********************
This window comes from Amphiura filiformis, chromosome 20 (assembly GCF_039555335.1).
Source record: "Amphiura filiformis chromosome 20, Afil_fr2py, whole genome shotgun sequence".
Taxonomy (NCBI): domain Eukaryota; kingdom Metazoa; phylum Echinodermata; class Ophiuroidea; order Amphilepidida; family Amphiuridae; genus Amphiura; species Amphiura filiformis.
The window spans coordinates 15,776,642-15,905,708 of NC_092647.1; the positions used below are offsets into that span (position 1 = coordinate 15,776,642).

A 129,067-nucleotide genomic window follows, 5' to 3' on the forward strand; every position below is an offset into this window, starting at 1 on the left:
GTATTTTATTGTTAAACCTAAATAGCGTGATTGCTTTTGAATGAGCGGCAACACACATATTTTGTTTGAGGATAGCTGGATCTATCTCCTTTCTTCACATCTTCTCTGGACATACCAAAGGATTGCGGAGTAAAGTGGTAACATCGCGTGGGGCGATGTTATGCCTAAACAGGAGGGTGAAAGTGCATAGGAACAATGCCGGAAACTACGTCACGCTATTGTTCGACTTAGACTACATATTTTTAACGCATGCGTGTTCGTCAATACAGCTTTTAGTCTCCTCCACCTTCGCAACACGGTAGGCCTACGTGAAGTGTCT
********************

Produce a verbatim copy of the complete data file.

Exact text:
This window comes from Amphiura filiformis, chromosome 20 (assembly GCF_039555335.1).
Source record: "Amphiura filiformis chromosome 20, Afil_fr2py, whole genome shotgun sequence".
Taxonomy (NCBI): domain Eukaryota; kingdom Metazoa; phylum Echinodermata; class Ophiuroidea; order Amphilepidida; family Amphiuridae; genus Amphiura; species Amphiura filiformis.
The window spans coordinates 15,776,642-15,905,708 of NC_092647.1; the positions used below are offsets into that span (position 1 = coordinate 15,776,642).

A 129,067-nucleotide genomic window follows, 5' to 3' on the forward strand; every position below is an offset into this window, starting at 1 on the left:
GTATTTTATTGTTAAACCTAAATAGCGTGATTGCTTTTGAATGAGCGGCAACACACATATTTTGTTTGAGGATAGCTGGATCTATCTCCTTTCTTCACATCTTCTCTGGACATACCAAAGGATTGCGGAGTAAAGTGGTAACATCGCGTGGGGCGATGTTATGCCTAAACAGGAGGGTGAAAGTGCATAGGAACAATGCCGGAAACTACGTCACGCTATTGTTCGACTTAGACTACATATTTTTAACGCATGCGTGTTCGTCAATACAGCTTTTAGTCTCCTCCACCTTCGCAACACGGTAGGCCTACGTGAAGTGTCT